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I'm working on a Python project that is executed on a terminal (or console) for which I am planning to implement a GUI.

I did not major in CS so I really have no idea how to effectively design a terminal GUI such that:

  1. the user interface looks good
  2. in GUI, it is directed to a certain widget, let's say, a text label, or a bottom bar, or a hide-able frame.

Do you have any suggestions?

Currently, I am using the print function to provide essential information on STDOUT during execution, so a lot of print calls are distributed here and there in the code.

I'm thinking of using macro-like variables such as 'FILE_NOT_EXISTS_MESSAGE' for printing, and all of them and their values would be defined in one file.

Is that a standard way to do this?

Should I introduce a logging system?

In summary, I'm looking for a pattern for handling console output that is effective and adaptable.

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I tried to improve the grammar, but I'm unclear on the meaning of your second GUI-related requirement. –  Mike Partridge Sep 10 '13 at 16:21
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If you want a complex text interface you should probably use Curses or some library that wraps it rather than relying on direct printing to the screen. –  Sean McSomething Sep 10 '13 at 18:37

4 Answers 4

I think it depends on how reusable you want your code to be. At its simplest you could just replace all of the print statements you have with a function of your own that works out what to do. You could implement a logging system with different log levels, but I'm sure there already is one.

One of the useful things about wrapping print is that you can also turn certain messages off if you want to.

Not sure if this matters to you but the semantics of print differ between the newest Python and what we had before, so writing your own wrapper could make the transition much easier.

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May I suggest that you have a look at a Model / View / Controller style architecture.

That way you can write a Model and Controller implementation that does what your application needs to do, and then you can write two separate views. A GUI view and a console view.

Have a look at the curses package for python as a way of doing a GUI interface on a console app (if its appropriate), or you could use a command line style interface to define a defined script of actions on the data if the cmd tool is designed to be non interactive in its use.

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Leaving logging scattered throughout your code and trying to do the right thing in each instance, is probably impractical.

There are a couple of popular approaches, differing mostly in how structured the internal/intermediate data is.

  1. The Model-View-Controller scheme would split your application into roughly these components:

    1. Model is your internal application state and logic: it shouldn't print anything (except perhaps fatal errors, to stderr), but should be able to send events by calling methods on object
    2. View would be an abstract base class in a statically-typed language: in Python you don't need it at all, except as an idea of the interface called by the Model and implemented by:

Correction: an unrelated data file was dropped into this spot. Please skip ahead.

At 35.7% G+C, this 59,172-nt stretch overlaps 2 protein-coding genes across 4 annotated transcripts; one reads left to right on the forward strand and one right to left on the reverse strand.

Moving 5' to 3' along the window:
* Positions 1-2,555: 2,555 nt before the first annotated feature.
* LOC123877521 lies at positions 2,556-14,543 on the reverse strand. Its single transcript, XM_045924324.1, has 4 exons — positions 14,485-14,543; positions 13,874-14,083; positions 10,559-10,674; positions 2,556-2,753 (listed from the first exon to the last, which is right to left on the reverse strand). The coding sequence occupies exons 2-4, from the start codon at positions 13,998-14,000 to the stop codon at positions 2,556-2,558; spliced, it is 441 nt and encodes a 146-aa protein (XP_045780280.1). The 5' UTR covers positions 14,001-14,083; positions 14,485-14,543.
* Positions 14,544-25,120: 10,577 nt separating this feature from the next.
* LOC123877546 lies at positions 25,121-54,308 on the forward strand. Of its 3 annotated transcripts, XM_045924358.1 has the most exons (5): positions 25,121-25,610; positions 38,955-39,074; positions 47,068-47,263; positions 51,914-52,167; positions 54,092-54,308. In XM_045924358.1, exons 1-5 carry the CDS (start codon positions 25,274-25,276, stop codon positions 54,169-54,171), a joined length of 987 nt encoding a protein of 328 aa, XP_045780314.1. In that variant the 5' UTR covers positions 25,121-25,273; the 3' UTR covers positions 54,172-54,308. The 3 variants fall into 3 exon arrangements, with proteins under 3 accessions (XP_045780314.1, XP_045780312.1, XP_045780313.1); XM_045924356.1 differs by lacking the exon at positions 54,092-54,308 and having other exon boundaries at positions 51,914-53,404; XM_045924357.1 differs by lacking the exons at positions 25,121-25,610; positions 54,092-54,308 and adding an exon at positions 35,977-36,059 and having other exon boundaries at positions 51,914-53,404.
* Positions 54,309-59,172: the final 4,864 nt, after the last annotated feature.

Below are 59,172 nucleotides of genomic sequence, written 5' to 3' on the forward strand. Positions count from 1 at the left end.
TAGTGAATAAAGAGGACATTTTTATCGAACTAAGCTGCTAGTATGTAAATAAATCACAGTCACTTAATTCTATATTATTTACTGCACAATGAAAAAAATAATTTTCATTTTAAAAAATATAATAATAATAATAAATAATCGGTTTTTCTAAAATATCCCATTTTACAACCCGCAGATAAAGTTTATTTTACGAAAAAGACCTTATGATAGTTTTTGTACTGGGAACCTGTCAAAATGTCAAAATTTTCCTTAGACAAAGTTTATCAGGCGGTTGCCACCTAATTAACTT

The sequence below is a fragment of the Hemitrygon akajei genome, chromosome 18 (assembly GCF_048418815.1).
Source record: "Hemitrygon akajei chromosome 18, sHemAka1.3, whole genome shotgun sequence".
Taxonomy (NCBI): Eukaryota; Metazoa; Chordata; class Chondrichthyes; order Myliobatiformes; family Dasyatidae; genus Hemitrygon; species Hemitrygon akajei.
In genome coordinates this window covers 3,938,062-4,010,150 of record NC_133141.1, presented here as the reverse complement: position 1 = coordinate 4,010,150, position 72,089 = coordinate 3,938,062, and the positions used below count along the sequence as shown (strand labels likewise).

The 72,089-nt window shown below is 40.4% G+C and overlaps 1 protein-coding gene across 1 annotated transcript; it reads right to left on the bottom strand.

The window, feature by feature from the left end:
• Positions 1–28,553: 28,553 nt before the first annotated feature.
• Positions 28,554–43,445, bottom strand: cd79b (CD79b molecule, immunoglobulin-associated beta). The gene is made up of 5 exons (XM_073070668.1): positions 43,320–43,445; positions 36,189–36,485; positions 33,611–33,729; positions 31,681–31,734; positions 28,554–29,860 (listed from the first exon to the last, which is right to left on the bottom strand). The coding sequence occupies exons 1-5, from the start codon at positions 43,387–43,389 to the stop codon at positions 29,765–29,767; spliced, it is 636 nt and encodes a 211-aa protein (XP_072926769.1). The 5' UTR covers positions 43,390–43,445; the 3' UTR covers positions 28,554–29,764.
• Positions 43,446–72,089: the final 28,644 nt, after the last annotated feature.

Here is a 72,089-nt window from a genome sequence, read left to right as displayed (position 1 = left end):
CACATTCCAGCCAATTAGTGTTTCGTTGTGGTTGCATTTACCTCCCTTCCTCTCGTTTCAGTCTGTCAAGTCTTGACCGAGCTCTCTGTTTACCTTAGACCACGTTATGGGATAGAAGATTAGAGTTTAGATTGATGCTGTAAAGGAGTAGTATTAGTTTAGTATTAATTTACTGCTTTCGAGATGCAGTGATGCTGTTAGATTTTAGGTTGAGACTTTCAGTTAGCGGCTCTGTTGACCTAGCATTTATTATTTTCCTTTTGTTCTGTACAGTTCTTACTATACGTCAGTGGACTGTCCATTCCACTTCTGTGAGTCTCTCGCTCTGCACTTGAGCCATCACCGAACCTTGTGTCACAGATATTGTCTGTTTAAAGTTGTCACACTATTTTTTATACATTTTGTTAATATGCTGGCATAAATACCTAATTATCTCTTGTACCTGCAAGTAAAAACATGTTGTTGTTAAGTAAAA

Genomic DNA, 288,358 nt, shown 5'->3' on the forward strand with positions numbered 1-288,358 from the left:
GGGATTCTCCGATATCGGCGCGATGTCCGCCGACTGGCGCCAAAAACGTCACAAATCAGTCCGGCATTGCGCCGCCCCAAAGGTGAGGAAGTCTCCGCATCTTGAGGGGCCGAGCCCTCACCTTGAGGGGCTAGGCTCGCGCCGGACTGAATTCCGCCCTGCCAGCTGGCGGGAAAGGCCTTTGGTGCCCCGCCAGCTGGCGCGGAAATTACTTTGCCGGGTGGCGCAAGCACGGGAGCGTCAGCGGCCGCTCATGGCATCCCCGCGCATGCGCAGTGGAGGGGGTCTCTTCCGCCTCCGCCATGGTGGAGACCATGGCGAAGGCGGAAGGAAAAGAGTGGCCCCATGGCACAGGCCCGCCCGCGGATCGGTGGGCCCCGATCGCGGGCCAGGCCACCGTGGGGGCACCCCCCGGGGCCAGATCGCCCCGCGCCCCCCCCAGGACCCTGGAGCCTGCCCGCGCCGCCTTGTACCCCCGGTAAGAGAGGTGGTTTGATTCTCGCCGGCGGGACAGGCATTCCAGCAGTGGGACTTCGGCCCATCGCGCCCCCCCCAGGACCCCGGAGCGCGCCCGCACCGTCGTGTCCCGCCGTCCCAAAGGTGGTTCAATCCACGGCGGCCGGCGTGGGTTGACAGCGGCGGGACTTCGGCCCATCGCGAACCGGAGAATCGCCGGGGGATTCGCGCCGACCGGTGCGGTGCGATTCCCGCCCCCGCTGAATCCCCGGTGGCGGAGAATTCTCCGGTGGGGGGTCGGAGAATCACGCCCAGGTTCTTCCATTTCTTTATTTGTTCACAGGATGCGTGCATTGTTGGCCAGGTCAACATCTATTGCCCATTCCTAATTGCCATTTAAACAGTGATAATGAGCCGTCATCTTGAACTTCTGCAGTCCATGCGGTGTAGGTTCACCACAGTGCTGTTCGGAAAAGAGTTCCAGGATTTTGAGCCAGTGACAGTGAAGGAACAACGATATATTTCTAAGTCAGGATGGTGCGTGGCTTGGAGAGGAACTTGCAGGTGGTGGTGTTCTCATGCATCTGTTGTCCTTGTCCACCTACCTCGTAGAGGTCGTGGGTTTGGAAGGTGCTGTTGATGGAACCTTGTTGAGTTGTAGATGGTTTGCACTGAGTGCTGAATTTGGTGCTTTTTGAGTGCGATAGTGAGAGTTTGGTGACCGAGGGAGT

3. TerminalView, which will print something suitable to the terminal when Model calls a method
    4. GraphicalView, which will display the information graphically instead

    A possible problem with this approach is that you have to come up with some format for the data passed from the Model to the View object, and it's impossible for me to say how complex this is for your application, how flexible it needs to be, etc.

  2. The porcelain/chrome scheme, as used by git:

    this keeps the idea of a back-end (Model) that avoids thinking about how to present information, but it's output is machine-parseable text.

    You may still want a front-end to turn that machine-readable text output back into human-readable text output (as well as the new GUI front-end to display it graphically), in which case these are exactly equivalent to the two concrete View types described previously.

    If you can format text output that's human-readable and easily machine-parseable, so much the better: you can skip the terminal front-end and just make the GUI a wrapper around the existing terminal application.

Note that I've omitted the Controller part of MVC entirely, because it isn't clear whether you actually need interaction and feedback, or just pretty output.

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You should split UI and the logic, that's for sure.

There are more pattern for this, one of them is MVC which @Ptolemy already mentioned. There are more of them. MVC may look too hard to grasp (a bit jokingly, no one really knows how to do MVC right; but that's mainly because it has lots of distinct flavours during its long history), but even if you do some more naive system at the beginning, it is fine.

The goal you should have, is to split, as much as possible, the process of showing the data from the logic of the application. If you do not want to study MVC and all its variants (MVP, MVVM), you may do the simple blackboard and let both model (the logic part) as well as view (the printing part) access only the blackboard (blackboard is data abstraction where data are put into a store ("blackboard") and more pieces of software ("agents") are observing it for changes, each agent interested only in its own subset, and then take the data from the blackboard, do some action and put the result back). Blackboard-type of data is good to keep different parts of SW separated but still give them controlled way to communicate.

But, there are many ways to achieve the split.

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